The strongest argument against United is that an organization which employs people and machines in an enterprise requiring an extraordinary level of safety may not separate its responsibility for the mechanical safety of the machines from its responsibility for the human performance of the personnel that operate them. The operator's performance, here that of the pilot, is an inseparable factor to be calculated in the safety of the machines. Even the most unquestionable certainty that the mechanical "bungee" system in fact would lock a landing gear in the position required for a normal landing would not relieve United of liability for plaintiff's injuries, either because United failed to prepare its pilot for the possibility that a landing gear might drop abnormally though nevertheless safely, or because it is responsible for the pilot's performance even if he had been properly prepared for that possibility. United did not deny that liability.
Punitive damages, however, by definition are not part of a plaintiff's compensation for what she has lost; they are a penalty for conduct that is culpable by reason of motive, intent, or extraordinary disregard of or indifference to known or highly probable risks to others. The behavior of United's crew after the abnormal extension of the landing gear was not wholly beyond the risks that a jury might find foreseeable from United's prior decisions about the replacement or redesign of the gear, but mere failure to foresee the pilot's reactions is not enough for punitive damages. If this sufficed, it would support a claim for punitive damages whenever some persons within an organization failed to anticipate foreseeable risks of substandard performance by others in the organization. For punitive damages, some conscious disregard of or highly irresponsible indifference to this human element in the decision on equipment is required.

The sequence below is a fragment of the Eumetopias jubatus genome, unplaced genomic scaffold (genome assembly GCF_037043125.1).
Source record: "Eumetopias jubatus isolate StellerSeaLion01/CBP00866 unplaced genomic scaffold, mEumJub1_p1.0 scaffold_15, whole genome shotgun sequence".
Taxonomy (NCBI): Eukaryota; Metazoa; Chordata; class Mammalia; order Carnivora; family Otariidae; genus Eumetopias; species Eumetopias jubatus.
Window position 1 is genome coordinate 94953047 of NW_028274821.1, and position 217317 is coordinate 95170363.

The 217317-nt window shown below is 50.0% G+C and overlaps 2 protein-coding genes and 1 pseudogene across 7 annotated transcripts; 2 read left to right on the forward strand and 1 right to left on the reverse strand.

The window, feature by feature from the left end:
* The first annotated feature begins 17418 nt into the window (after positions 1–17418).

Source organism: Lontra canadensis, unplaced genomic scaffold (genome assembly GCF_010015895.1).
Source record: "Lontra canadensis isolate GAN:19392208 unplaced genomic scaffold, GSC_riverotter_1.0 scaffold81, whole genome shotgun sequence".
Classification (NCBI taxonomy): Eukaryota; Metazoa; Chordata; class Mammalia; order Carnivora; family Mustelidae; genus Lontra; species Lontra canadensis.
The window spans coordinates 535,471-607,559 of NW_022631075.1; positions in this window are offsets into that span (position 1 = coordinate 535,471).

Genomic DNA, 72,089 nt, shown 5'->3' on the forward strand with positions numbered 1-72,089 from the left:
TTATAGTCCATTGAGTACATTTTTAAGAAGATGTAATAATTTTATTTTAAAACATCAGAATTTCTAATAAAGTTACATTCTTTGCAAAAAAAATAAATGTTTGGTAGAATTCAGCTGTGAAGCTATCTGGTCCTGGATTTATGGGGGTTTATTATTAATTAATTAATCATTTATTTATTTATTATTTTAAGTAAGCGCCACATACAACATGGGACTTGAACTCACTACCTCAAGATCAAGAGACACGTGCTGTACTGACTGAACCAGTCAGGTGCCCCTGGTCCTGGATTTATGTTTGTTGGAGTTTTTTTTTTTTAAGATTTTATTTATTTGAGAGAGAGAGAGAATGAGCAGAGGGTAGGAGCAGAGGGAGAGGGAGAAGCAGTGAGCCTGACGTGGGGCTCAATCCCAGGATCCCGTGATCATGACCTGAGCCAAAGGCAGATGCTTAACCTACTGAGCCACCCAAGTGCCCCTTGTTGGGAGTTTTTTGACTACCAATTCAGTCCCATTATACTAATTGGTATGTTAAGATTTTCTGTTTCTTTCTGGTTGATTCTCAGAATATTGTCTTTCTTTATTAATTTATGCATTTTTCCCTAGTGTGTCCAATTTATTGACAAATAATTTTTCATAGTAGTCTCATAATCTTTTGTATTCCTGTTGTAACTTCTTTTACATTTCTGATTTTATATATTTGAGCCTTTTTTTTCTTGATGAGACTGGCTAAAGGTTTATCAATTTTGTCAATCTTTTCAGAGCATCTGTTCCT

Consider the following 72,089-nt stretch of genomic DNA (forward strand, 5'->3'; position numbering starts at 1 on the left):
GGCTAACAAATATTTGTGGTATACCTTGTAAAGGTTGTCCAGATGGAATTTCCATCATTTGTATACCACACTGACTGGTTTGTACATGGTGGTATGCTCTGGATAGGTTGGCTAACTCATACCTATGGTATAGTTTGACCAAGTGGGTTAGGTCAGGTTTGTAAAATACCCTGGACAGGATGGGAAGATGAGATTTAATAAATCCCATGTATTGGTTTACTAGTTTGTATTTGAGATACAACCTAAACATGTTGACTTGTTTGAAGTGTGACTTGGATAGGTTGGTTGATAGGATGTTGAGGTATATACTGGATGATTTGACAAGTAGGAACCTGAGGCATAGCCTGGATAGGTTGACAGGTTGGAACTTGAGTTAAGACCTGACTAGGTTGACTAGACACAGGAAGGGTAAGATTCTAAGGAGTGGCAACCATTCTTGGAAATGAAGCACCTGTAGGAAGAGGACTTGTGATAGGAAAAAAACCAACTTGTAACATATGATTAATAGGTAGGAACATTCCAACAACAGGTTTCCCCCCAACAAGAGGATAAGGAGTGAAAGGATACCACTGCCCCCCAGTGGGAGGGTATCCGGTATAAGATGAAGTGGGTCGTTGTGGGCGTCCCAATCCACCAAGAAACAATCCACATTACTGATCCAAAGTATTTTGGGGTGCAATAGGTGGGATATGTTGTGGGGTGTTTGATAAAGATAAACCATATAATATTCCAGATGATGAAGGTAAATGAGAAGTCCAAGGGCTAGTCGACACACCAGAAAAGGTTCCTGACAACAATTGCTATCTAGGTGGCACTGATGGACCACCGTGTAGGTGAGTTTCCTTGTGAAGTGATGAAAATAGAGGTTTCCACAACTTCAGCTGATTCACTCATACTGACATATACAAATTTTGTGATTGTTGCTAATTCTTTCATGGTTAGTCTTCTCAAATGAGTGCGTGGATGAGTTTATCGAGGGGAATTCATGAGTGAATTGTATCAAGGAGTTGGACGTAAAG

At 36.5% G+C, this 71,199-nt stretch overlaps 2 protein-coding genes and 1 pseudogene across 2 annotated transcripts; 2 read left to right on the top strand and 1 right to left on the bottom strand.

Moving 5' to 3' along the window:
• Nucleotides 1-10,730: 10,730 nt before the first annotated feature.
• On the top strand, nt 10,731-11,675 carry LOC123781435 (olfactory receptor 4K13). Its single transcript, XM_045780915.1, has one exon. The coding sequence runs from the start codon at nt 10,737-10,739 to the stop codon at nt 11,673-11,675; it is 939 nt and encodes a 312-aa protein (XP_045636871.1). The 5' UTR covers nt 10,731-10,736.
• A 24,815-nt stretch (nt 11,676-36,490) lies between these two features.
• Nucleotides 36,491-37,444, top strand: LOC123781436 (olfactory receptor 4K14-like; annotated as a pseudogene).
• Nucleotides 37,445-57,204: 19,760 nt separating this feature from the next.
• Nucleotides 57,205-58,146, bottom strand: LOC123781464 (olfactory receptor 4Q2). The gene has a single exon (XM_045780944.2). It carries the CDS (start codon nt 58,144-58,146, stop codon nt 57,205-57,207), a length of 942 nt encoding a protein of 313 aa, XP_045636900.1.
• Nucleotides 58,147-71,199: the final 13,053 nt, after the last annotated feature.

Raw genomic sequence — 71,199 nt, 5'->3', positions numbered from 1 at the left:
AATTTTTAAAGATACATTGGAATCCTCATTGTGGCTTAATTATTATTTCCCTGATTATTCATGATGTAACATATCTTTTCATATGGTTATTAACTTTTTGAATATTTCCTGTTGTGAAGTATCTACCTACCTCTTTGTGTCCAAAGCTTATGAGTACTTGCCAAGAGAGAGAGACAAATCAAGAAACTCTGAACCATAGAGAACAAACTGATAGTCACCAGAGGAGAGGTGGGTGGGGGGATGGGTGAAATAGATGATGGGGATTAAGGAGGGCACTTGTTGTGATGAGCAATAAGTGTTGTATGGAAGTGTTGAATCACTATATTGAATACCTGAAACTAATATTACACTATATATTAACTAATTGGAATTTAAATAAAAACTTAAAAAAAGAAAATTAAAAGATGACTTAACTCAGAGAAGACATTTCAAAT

We do not suggest that an enterprise can evade the test simply by compartmentalizing responsibility for equipment and for operations. But this record shows nothing from which a jury could find that those responsible for United's aircraft maintenance consciously disregarded or blinded themselves to the possible reaction of a flight crew to an abnormal extension of the landing gear, though they may have failed to consider it. The circuit court correctly concluded that the evidence did not support the level of culpability expressed in the court's instructions to the jury.
The decision of the Court of Appeals is reversed, and the judgment of the circuit court is reinstated.